Making the Most of your Dietitian Appointment: What to Expect

When you are in the business of helping people, excellent customer service is not only imperative to getting more business, but it is also important for credibility. There are many ways to define good customer service, with most people putting a high priority on efficiency, politeness, attention, and reliability. Good customer service seems to be a dying notion, at least in my experience. Why is that? Are companies not placing emphasis on quality and manners? I doubt that. Are we just becoming too cynical and lazy? Are our expectations too high? 

Customer service can be a 2-way street, even though the responsibility is heavily placed on the one providing the service. Be that as it may, the response of the one in service is certainly influenced by the actions and responses of the person receiving the service! It isn't hard to notice when a session is going downhill, or simply going nowhere. I can expend a lot of energy trying to save it, and get back on track, which is what my instinct tells me to do. Sometimes, however, you have to know when to call it a loss, and know that you are never going to see that client again. I hate to lose someone after one visit, but I have to wonder, had we both known each other's expectations up front, would the session have gone differently? 

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When a person comes to see a Dietitian, it is either by personal choice, or by the strong recommendation of their doctor, or a combination of the two. I would estimate that between 30 and 50% of the people that I talk to are actually ready to make LIFE LONG changes and are serious about paying more attention to their health needs. The people that aren't truly ready to make a commitment are not wasting my time, but they may be wasting their money. I don't like to waste people's money. If someone just wants basic information on a sheet of paper, they don't have to see a Registered Dietitian for that - a Dietitian appointment can be SO MUCH MORE than that!  I don't think that many people really understand what we are trained to do, particularly in weight management. I have told people bluntly that I don't think that they are putting priority on their health needs, and that they will not achieve good results until they are ready for a serious commitment. I am not judging their choices, but I am trying to get them to be truthful with themselves. Is that bad customer service? When a customer comes to me for professional advice, they expect me to be honest and truthful, and that is what I deliver. That is what you should expect from all of your health care providers.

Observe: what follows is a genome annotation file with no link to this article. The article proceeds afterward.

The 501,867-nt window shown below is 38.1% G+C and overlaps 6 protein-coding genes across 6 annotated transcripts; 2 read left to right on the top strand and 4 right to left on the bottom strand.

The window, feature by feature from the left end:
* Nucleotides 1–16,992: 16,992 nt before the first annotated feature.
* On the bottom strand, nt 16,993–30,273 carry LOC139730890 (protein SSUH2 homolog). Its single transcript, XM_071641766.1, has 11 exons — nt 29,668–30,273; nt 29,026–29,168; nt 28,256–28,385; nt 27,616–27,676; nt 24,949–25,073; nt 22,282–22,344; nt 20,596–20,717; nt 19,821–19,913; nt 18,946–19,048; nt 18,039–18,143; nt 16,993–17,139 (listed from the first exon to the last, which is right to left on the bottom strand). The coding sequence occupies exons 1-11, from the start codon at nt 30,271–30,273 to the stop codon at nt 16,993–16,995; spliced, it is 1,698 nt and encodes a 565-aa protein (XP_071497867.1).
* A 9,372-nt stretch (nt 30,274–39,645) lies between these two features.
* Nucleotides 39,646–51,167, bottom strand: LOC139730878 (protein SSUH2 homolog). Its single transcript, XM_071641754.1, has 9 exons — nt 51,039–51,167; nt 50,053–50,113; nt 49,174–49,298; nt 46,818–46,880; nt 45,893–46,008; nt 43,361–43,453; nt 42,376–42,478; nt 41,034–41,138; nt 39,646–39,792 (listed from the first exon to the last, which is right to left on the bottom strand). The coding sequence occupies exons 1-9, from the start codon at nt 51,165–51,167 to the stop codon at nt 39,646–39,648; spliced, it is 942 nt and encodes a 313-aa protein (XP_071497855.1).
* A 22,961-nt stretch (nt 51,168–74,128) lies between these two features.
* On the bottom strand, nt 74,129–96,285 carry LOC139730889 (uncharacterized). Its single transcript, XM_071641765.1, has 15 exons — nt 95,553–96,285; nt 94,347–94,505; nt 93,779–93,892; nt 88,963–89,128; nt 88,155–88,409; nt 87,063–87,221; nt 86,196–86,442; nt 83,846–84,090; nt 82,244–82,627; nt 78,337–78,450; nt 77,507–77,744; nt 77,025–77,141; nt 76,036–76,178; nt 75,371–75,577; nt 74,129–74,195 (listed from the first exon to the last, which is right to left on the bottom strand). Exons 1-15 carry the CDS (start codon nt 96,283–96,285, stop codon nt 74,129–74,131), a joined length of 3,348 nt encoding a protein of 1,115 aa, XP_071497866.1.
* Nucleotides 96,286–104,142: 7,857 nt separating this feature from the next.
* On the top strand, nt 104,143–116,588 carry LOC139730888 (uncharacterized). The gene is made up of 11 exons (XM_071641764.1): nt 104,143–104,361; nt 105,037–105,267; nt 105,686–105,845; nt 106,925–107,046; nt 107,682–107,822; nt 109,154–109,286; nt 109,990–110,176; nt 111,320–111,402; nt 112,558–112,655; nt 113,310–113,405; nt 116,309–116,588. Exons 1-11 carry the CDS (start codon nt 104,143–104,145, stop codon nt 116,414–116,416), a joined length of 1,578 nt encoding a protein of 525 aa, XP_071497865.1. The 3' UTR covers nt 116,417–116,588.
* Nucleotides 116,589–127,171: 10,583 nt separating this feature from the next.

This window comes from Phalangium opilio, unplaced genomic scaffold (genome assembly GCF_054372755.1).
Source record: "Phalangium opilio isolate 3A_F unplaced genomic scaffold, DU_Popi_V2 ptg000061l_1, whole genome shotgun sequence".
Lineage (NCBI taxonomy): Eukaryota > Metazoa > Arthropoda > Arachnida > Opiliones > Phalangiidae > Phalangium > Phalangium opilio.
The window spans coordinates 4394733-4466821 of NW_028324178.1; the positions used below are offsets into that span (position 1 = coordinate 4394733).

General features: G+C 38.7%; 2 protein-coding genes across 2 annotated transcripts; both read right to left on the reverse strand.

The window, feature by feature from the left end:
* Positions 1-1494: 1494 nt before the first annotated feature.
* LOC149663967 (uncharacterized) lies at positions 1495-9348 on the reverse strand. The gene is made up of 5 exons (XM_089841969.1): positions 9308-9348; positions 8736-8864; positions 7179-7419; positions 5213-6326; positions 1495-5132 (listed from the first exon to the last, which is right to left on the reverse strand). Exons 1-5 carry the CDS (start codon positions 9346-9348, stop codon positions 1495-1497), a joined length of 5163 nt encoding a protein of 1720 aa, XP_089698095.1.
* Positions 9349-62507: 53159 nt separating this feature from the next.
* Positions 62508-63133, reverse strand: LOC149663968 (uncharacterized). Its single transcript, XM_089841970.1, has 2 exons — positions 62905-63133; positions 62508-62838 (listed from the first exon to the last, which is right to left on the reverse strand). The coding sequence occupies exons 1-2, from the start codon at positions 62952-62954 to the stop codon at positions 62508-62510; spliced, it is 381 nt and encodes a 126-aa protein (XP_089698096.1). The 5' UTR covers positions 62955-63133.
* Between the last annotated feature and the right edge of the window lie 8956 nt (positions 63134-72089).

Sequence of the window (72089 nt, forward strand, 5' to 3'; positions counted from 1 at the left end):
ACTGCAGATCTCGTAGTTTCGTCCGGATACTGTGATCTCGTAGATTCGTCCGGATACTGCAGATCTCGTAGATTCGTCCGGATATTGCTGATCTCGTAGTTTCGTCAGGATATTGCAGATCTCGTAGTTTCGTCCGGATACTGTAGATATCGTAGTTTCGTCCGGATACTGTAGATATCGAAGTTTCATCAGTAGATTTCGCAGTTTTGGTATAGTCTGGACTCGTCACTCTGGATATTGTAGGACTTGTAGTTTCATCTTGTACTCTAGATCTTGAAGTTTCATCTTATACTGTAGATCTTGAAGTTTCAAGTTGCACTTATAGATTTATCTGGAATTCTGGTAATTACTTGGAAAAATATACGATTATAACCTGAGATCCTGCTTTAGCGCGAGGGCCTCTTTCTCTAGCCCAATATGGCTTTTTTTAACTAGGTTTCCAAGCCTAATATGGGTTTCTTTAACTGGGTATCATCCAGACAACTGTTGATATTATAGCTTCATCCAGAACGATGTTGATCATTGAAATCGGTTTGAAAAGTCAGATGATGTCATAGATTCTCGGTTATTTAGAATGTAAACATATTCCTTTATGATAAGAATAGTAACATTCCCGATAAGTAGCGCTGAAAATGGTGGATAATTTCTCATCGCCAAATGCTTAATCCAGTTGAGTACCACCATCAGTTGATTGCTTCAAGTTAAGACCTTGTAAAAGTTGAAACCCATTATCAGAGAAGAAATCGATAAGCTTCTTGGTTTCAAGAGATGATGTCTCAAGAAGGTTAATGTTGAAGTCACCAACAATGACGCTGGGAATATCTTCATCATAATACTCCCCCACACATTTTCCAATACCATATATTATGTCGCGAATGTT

Before you decide to make an appointment with a Dieititian, I recommend reading these points. 

1. Ask yourself, are you ready to commit to changes that need to be life-long? This is not about a quick-fix diet or gimmicks. They don't work for various and obvious reasons. Dietitians work on establishing new and healthy habits that are to be incorporated into your lifestyle, so it is a long-term commitment. New habits are related to thoughts and behaviors, not just about how we shop. Weight loss is one thing, but weight maintenance after the loss is VERY hard. Once the honeymoon is over, can your love endure through the ups and downs? 

2. Are you willing to make the time investment required to form new habits? If unhealthy eating habits such as binge eating, purging, emotional eating, and sugar addiction have lasted for years, be realistic about how long it takes to change these habits into healthy ones. Eating healthier and living healthier requires a time investment - for planning, cooking and preparing meals, Dietitian appointments, exercise, etc. Give yourself a reasonable amount of time to work with the Dietitian to implement new thought processes and behaviors surrounding food.